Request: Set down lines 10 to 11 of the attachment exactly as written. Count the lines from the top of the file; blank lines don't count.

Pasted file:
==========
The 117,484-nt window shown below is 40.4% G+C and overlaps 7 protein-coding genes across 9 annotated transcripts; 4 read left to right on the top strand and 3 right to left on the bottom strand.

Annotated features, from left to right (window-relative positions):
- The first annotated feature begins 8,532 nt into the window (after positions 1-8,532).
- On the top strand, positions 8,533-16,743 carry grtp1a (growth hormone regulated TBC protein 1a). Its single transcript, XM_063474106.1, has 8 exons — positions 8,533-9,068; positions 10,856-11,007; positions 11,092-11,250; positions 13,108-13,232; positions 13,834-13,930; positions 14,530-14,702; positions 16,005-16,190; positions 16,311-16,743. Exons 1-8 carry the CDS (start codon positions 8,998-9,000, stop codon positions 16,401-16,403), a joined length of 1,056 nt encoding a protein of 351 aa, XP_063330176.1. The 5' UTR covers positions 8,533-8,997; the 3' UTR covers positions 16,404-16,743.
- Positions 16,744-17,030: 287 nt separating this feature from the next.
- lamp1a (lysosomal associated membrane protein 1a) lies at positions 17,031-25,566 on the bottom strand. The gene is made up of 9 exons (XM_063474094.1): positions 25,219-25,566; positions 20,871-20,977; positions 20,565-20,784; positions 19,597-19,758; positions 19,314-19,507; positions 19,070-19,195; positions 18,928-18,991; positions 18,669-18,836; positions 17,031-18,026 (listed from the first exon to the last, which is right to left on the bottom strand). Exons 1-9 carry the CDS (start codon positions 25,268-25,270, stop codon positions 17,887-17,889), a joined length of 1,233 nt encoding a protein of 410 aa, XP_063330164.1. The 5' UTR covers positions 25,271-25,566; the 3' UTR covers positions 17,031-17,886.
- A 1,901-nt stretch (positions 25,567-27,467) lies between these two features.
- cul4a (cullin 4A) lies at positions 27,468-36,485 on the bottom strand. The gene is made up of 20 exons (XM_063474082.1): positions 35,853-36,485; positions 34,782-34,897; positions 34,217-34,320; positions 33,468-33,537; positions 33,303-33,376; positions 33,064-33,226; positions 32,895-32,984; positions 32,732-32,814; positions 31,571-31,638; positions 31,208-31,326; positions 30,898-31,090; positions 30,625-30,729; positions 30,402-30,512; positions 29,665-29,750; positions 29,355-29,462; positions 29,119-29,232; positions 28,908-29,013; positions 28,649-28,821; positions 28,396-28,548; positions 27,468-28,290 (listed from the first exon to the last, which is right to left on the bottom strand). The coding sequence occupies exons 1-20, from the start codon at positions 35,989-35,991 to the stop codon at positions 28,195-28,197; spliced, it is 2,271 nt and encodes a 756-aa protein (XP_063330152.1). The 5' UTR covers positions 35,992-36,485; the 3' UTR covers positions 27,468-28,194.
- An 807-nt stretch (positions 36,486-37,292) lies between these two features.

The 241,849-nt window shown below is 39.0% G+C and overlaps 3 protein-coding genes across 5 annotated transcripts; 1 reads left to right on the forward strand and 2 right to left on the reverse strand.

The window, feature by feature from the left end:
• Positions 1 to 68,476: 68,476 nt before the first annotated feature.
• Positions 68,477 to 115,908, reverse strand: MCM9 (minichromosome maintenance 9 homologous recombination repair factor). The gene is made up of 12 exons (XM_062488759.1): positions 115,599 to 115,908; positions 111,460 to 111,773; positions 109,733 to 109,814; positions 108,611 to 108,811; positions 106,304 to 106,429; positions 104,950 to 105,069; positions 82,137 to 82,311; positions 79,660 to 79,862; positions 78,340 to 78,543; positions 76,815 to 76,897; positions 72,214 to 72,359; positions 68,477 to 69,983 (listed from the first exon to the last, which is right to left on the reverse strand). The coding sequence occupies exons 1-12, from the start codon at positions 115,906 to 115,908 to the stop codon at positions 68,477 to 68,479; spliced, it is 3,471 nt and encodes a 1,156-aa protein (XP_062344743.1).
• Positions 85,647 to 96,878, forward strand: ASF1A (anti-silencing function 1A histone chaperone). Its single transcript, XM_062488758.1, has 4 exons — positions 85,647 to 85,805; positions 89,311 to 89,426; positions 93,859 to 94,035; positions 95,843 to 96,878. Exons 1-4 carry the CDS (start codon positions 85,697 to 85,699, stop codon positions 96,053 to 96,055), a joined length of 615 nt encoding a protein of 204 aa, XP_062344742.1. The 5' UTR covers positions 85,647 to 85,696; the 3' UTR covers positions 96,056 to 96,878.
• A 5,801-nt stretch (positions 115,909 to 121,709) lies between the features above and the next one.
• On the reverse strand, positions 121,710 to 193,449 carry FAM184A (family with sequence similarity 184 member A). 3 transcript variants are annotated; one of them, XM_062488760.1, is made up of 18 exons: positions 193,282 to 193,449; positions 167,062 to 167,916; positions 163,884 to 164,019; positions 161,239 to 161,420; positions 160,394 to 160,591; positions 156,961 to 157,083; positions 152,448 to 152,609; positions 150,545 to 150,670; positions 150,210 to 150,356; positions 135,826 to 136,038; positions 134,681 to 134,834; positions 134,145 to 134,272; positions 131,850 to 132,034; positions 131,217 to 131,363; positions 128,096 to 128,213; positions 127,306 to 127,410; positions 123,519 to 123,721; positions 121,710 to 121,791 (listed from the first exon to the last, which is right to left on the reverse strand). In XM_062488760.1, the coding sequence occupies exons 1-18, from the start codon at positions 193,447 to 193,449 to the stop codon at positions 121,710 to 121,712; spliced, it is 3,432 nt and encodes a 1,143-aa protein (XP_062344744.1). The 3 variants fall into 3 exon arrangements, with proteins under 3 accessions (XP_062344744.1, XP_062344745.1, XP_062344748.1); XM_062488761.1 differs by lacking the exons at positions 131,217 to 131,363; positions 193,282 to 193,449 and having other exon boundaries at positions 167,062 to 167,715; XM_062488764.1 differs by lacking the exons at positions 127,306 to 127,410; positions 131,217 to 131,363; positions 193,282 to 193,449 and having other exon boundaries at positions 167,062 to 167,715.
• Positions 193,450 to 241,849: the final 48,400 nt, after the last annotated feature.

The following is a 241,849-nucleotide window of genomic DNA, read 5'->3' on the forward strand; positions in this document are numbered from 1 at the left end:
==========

The 241,849-nt window shown below is 39.0% G+C and overlaps 3 protein-coding genes across 5 annotated transcripts; 1 reads left to right on the forward strand and 2 right to left on the reverse strand.

The window, feature by feature from the left end: